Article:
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William BOLCOM (b.1938)
Cabaret Songs (Complete)
Translations and lyrics by Arnold Weinstein
Ancient Cabaret (2001) [5.06]
Cabaret Songs: Volume 1 (1978) [14.07]; Volume 2 (1981-83) [9.23]; Volume 3 (1996) [9.54]; Volume 4 (1996) [9.39]
Joan Morris (mezzo)
William Bolcom (piano)
rec. live, Flea Theatre, New York City, September 2003. DDD
CENTAUR CRC 2682 [52.13]
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I should like more of these settings than I do. Joan Morris is, after all, the perfect Bolcom singer, her voice poised between the swooping and the resinous, between the trained and the nicotine-stained supper club. It’s an adept and able instrument for playing out Weinstein’s lyrics and for exploring Bolcom’s knowing melodic lines.

So why my problem? Is it to do with a lack of melodic memorability, or is it to do with a certain archness, the kind that Blossom Dearie drips all over her routines? No, it’s not in the Dearie scale of archness. The audience at the Flea Theatre – not a flea pit from the sound of it – certainly doesn’t share my lack of, well, my lack of enthusiasm. And the words and music are clever, no doubt. But why was I drawn more to the Ancient Cabaret settings where the epigrammatic and condensed feelings seem that much more powerfully targeted. The Fourth of them, Timomarchus’s Picture of Medea in Rome, is especially dramatic and its piano part calls for some power of its own.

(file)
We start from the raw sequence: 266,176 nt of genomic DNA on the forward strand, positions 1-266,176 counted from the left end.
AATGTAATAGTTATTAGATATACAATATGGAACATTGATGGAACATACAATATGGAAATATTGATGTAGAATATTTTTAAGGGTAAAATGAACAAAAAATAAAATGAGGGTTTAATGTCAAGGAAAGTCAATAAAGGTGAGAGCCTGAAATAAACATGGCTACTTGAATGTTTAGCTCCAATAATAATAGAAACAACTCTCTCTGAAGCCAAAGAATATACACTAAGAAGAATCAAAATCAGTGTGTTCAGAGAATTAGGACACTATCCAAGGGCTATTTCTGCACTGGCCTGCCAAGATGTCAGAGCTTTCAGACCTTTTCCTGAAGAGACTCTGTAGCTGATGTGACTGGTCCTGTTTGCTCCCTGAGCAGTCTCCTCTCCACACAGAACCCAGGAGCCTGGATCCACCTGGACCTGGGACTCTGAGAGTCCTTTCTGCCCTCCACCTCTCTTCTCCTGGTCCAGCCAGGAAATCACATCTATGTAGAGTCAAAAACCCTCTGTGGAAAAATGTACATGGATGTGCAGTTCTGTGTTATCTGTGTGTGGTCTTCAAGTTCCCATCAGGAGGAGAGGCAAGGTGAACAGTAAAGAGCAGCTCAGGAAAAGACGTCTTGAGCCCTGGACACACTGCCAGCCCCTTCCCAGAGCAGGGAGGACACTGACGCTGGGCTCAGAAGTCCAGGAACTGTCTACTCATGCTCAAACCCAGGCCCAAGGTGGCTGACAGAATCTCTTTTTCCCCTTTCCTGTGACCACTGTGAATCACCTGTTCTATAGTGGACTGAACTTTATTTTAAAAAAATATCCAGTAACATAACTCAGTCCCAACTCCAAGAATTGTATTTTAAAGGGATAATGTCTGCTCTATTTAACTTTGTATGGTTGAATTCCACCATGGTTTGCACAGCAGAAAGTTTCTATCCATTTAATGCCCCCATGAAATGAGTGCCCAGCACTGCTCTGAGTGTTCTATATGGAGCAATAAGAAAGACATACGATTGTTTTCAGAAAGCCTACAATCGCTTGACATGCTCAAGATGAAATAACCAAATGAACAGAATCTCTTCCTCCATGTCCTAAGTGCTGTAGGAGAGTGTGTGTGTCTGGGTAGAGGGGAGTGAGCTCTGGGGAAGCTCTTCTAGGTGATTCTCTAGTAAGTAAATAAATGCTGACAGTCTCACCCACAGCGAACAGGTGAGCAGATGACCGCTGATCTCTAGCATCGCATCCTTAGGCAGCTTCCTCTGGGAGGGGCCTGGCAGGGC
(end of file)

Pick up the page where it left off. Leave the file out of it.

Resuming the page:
The four volumes of Cabaret Songs are enjoyable and I wouldn’t want to suggest that you’ll sit stony-faced throughout. You won’t. There are little touches of Latin Americana (Amor) and overt fun (Fur – Murray the Furrier, which come to think of it has a very My Attorney Bernie ring to the title, at least). Then there’s Bolcom’s vamp piano in Song of Black Max and the drunken frolic of Toothbrush Time. If you want cross-dressing try George and for hip jazz references try the Radical Chic of Radical Sally.

So, with all these pleasurable and well-loved Bolcom songs studded throughout this near-hour long recital I am doubtless a killjoy. My loss, doubtless, but in the end this recital didn’t quite hit the spot for me. Centaur print the texts, a good thing as the translations from the Greek deserve scrutiny and if you happen to miss one line from a Bolcom song you tend to miss them all.

Jonathan Woolf




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